Zoom lenses and compact cameras can zoom in and out. We say that it has a range of focal lengths. Here are some examples of zoom lenses – a 35-105mm lens. The smaller number always comes first. The smaller number represents the widest focal length of the lens, in this case 35mm. the larger number, 105mm, represents the focal length when you “zoom in” on a subject. 35mm times three = 105mm, therefore this is called a 3x zoom. When you zoom in on an object, it will get 3 times larger in the camera.
Prime lenses only have one focal length, for example, a 60mm lens is a prime lens.
Examples of focal lengths
Small focal lengths such as 10mm or 15mm represent a very wide view, such as taking a photo of a large room. Focal lengths such as 300mm or 400mm would be a large, heavy telephoto lens for taking photos of birds or airplanes. Just remember – a small number is wide, a large number is telephoto. Two numbers together, e.g. 35-105mm, means that the lens zooms from one focal length to another.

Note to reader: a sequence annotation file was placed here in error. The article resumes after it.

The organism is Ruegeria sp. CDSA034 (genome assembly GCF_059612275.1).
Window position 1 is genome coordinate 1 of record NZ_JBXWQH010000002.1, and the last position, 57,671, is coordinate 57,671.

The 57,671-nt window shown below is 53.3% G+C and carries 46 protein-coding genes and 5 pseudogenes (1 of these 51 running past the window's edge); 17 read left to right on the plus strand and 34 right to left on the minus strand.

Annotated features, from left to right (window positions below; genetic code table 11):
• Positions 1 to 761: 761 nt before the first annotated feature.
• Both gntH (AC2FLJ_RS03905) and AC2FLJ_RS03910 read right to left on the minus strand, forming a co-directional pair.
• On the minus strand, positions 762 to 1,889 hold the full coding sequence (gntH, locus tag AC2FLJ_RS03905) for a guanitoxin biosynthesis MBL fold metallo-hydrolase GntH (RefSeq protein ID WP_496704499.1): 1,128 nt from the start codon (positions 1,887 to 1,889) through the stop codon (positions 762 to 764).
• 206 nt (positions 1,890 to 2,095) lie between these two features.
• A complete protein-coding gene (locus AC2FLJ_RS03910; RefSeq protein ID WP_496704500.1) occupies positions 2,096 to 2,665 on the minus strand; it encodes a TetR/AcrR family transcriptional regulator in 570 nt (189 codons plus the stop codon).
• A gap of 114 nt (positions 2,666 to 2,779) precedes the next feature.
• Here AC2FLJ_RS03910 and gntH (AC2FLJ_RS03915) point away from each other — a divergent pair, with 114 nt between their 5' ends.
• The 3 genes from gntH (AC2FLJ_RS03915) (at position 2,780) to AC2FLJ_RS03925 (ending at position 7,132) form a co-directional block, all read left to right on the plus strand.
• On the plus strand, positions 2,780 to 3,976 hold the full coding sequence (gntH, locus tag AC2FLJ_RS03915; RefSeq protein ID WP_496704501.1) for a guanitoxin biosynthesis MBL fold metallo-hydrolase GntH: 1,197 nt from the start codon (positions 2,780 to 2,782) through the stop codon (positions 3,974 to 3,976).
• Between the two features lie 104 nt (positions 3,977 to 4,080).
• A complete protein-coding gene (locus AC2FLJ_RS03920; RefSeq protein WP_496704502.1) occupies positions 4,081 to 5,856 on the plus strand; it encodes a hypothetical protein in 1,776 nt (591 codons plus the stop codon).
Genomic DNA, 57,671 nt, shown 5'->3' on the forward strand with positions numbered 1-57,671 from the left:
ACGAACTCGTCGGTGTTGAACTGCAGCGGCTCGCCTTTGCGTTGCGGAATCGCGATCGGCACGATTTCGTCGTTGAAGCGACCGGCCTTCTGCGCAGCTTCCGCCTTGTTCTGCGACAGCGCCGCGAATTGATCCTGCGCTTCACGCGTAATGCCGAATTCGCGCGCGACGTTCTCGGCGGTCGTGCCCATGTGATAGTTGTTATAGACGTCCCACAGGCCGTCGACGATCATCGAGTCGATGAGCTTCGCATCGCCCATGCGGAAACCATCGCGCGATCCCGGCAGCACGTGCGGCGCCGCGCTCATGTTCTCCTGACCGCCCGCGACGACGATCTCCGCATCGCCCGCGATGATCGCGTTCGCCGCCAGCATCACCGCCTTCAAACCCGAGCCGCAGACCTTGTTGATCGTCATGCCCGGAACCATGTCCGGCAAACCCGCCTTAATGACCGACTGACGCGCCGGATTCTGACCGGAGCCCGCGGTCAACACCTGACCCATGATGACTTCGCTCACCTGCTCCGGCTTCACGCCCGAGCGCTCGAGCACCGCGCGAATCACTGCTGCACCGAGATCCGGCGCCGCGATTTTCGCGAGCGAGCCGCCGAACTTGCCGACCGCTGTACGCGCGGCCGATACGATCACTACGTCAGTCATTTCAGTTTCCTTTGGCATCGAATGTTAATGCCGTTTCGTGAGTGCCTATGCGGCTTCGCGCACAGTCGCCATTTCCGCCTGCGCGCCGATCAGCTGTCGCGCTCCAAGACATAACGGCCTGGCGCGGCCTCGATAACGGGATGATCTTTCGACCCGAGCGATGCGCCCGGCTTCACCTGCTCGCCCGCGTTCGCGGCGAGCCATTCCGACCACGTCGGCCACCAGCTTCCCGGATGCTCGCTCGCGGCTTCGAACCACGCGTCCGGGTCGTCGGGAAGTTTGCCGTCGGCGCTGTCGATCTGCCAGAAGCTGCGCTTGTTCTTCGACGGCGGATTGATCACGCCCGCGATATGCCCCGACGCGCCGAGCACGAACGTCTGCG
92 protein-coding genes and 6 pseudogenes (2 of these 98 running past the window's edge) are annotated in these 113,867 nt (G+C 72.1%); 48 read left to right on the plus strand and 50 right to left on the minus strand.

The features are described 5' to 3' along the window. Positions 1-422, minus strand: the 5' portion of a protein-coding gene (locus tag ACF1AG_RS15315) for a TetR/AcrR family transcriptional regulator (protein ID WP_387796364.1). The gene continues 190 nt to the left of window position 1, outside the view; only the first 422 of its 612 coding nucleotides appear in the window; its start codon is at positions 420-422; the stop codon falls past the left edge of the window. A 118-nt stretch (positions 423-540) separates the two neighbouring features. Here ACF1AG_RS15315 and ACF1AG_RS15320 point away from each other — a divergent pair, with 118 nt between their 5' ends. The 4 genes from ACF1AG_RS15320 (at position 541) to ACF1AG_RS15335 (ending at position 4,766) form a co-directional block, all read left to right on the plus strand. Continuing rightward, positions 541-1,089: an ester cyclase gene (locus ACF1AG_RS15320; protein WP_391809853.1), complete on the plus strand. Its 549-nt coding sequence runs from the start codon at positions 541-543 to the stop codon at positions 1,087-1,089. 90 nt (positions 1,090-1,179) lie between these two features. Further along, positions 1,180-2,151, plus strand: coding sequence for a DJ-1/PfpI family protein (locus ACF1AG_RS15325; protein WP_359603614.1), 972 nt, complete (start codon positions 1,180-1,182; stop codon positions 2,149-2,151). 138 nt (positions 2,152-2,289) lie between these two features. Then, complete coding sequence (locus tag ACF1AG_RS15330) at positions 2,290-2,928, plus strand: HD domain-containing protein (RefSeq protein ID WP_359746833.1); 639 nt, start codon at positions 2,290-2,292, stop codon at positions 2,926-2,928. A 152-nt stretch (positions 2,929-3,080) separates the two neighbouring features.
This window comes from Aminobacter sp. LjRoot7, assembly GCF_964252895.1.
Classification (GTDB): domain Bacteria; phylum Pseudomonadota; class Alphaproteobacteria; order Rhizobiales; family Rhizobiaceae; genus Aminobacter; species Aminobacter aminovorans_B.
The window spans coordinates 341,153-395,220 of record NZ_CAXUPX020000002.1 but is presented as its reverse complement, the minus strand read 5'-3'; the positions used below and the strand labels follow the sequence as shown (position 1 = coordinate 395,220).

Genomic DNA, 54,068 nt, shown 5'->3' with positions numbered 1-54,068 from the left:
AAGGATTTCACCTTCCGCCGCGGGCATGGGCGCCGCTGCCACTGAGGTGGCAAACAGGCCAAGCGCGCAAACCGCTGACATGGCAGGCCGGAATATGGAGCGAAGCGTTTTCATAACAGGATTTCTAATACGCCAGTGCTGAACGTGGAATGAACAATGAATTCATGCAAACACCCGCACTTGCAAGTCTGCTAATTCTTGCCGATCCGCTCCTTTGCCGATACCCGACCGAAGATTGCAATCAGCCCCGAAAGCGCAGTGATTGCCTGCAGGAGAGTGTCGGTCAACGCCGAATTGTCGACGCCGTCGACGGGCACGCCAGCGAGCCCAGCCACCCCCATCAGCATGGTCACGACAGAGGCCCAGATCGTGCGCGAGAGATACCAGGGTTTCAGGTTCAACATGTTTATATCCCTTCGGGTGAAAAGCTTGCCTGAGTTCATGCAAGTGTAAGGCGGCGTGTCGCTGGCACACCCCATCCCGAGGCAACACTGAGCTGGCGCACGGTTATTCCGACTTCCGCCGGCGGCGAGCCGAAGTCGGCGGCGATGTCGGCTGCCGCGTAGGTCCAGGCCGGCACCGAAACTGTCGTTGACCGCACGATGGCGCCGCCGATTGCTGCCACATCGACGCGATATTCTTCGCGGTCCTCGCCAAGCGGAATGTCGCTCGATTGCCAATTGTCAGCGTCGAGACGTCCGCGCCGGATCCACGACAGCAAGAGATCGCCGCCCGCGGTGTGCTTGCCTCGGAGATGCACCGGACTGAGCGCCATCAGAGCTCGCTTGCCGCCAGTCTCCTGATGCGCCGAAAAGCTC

Comparing lenses between cameras
To make matters more complicated, a 35mm lens on one camera might look different on another camera. It’s like comparing apples and oranges. To compare lenses between cameras, we often convert focal lengths to “35mm equivalents”. 35mm refers to the size of a sensor on a film camera, but you don’t really need to worry about that now. I’m going to tell you everything you need to know about focal lengths and 35mm equivalents.
Focal length on a compact camera: camera specs will usually give a 35mm equivalent for your camera. Some cameras with a 3x zoom will have a focal length of 35-105mm. Some compact cameras, like the canon G10, are a little wide. The focal length of the G10 is 28-140mm, so it’s a little wider than other compacts. 140/28 = 5, so the lens is a 5x zoom.